John W. Stevenson (essay date 1966)

SOURCE: "The Faces of Reynolds Price's Short Fiction," in Studies in Short Fiction, Vol. III, No. 3, Spring, 1966, pp. 300-06.

[In the following essay, Stevenson traces the theme of love as it is manifested through kinship, hospitality, and generosity in The Names and Faces of Heroes.]

The controlling theme of Reynolds Price's fiction is the revelation that comes through the quest for self-knowledge, not in any intellectual sense but in the discovery that meaning and identity are found in giving, and in giving is learned the fulfilment of love. Price constructs everything in his stories around the dramatic contrast between all those human and natural forces that defeat...

(The entire section is 3085 words.)

Reynolds Price with Wallace Kaufman (interview date 1966)

SOURCE: An interview in Shenandoah, Vol. XVII, No. 4, Summer, 1966, pp. 3-25.

[In the following excerpt, Price discusses his early career, Eudora Welty's influence on his career and work, and gives his reaction to being labeled a Southern writer.]

[Kaufman]: . . . . Most reviewers now consider you as a Southern writer. What do you think your relationship is to the first generation of modern Southern novelists? People like Faulkner, Carson McCullers, Robert Penn Warren, Katherine Anne Porter and Eudora Welty?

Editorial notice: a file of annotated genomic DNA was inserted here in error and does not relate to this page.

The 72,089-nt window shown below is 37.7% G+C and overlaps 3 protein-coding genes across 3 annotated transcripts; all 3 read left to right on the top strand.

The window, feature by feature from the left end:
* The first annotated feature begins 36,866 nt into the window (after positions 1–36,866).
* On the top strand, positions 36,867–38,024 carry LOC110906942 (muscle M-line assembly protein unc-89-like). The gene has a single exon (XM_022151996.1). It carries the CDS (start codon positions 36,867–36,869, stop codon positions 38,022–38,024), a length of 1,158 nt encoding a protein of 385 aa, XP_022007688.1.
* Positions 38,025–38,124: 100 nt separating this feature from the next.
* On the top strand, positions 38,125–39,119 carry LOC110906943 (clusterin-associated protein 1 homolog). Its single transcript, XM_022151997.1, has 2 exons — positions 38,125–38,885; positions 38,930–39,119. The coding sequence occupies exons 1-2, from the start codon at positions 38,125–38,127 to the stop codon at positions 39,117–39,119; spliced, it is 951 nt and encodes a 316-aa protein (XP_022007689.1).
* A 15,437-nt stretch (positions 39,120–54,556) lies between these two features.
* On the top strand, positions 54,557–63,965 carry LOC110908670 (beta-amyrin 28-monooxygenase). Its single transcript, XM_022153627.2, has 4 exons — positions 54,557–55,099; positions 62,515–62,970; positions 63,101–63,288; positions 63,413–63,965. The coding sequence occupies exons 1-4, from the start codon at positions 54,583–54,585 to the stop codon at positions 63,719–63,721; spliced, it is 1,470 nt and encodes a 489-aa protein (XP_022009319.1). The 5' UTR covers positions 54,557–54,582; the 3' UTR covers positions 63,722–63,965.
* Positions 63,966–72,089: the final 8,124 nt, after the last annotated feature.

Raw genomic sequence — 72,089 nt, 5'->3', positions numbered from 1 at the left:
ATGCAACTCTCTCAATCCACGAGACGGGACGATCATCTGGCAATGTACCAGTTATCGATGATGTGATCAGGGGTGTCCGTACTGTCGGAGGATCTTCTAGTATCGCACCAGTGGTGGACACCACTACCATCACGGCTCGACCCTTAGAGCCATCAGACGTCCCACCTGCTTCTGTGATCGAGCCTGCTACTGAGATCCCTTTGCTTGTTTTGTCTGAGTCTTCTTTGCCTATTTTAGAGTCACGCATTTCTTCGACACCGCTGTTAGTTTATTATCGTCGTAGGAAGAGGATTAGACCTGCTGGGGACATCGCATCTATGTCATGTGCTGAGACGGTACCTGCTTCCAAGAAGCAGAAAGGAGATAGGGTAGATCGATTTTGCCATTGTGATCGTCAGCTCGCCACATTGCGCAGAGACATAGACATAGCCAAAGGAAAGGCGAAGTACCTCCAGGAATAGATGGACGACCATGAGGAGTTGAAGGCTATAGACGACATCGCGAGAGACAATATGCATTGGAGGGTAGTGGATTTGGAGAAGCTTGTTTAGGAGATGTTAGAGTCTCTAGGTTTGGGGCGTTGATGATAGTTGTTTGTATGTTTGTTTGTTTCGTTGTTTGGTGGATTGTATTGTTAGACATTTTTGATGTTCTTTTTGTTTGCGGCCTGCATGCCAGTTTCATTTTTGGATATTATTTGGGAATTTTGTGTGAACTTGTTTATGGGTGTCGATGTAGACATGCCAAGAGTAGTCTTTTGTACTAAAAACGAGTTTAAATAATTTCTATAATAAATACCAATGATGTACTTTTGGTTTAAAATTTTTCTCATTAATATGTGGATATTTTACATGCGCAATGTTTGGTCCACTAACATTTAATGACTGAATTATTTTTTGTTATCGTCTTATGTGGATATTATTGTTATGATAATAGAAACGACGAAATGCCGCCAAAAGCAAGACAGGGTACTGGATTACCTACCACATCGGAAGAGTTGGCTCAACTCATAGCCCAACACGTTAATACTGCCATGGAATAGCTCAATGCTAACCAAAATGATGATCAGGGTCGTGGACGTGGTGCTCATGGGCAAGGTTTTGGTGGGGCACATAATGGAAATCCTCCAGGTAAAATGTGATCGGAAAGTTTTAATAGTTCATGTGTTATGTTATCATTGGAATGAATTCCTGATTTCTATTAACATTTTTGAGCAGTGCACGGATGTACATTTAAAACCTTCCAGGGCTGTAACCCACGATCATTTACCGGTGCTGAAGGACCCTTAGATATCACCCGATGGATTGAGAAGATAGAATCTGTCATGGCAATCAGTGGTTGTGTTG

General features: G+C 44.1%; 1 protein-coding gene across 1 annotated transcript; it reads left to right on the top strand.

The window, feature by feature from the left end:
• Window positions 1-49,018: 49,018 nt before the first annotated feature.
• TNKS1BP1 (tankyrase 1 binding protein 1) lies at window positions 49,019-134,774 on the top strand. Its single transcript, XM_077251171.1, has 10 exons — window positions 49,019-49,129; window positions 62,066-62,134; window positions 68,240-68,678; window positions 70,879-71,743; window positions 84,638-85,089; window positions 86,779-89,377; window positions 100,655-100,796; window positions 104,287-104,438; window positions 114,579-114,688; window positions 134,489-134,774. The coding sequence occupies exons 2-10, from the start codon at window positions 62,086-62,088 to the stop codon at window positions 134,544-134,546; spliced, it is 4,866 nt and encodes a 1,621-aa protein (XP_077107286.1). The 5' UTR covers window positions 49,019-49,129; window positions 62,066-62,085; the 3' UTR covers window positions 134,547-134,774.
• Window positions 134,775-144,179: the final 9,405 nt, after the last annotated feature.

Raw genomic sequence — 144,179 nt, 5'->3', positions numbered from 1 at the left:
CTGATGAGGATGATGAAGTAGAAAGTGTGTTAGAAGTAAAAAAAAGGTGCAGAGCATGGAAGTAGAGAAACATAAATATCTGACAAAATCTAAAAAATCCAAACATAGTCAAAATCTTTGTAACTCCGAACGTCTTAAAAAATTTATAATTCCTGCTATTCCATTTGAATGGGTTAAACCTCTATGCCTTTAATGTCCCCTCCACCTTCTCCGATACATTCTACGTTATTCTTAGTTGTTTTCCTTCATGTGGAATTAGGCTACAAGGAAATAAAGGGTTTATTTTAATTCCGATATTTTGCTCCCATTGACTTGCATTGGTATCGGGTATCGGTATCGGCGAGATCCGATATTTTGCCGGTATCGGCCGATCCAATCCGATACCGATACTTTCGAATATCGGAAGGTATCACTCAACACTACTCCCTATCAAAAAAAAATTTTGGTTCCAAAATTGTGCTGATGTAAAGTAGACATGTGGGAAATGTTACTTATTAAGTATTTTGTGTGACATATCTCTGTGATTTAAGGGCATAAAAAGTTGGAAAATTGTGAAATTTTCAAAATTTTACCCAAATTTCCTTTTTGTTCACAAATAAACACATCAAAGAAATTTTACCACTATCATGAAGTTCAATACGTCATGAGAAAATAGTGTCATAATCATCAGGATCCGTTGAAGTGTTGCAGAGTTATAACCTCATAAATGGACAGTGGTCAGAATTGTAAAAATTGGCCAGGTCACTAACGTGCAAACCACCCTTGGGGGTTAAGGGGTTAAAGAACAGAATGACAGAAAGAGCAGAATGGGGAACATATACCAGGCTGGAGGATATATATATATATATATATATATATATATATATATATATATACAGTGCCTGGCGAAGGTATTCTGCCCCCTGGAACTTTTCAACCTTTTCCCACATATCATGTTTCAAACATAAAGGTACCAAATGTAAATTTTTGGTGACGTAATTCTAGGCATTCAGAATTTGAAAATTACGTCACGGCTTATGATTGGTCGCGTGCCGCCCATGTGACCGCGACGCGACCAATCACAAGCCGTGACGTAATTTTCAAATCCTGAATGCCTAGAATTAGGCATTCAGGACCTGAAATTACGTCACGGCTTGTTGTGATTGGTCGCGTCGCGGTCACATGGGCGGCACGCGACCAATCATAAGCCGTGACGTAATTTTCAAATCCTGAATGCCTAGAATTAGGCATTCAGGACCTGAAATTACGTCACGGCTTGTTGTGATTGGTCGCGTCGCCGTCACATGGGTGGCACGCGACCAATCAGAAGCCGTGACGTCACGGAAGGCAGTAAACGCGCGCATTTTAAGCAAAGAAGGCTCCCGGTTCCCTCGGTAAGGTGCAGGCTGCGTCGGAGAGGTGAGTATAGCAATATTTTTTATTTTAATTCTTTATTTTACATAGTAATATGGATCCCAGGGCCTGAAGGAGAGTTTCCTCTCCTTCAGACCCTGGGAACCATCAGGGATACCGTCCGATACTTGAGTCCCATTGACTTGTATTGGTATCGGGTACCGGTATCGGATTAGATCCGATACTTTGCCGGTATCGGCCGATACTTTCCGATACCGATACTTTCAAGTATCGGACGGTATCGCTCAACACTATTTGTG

[Price]: I should say that my relation to all those names, except Eudora Welty, is a relationship of varied admiration and respect. But a...

(The entire section is 2178 words.)

Theodore Solotaroff (essay date 1970)

SOURCE: "The Reynolds Price Who Outgrew the Southern Pastoral," in Saturday Review, New York, Vol. LIII, No. 39, September 26, 1970, pp. 27-9, 46.

[Solotaroff is an American critic and educator. In the following excerpt, he reviews the development of Price's themes in Permanent Errors.]

In its deeper reaches, Love and Work is a novel about the unconscious and its circuits of love, fear, and punishment—what used to be called God. There is more than a hint of the spiritual in Price, rather like that in E. M. Forster or Rilke, which takes a psychological rather than a theological form: a powerful sense of dark unseen forces and influences that are only partly...

(The entire section is 1051 words.)

Guy Davenport (essay date 1970)

SOURCE: A review of Permanent Errors, in The New York Times Book Review, October 11, 1970, p. 4.

[Davenport is an American scholar, poet, essayist, illustrator, and fiction writer. In the following review, Davenport identifies the problems of intimacy and communication faced by characters in Permanent Errors.]

The permanent errors of these bitter stories are suicide, the refusal to forgive and that violation of the heart's privacy whereby we know so much about a person's misery that we cannot know the person. All knowledge of others, Reynolds Price seems to say, is tragic. Then tension between human beings is a matter of distance, both real and psychological....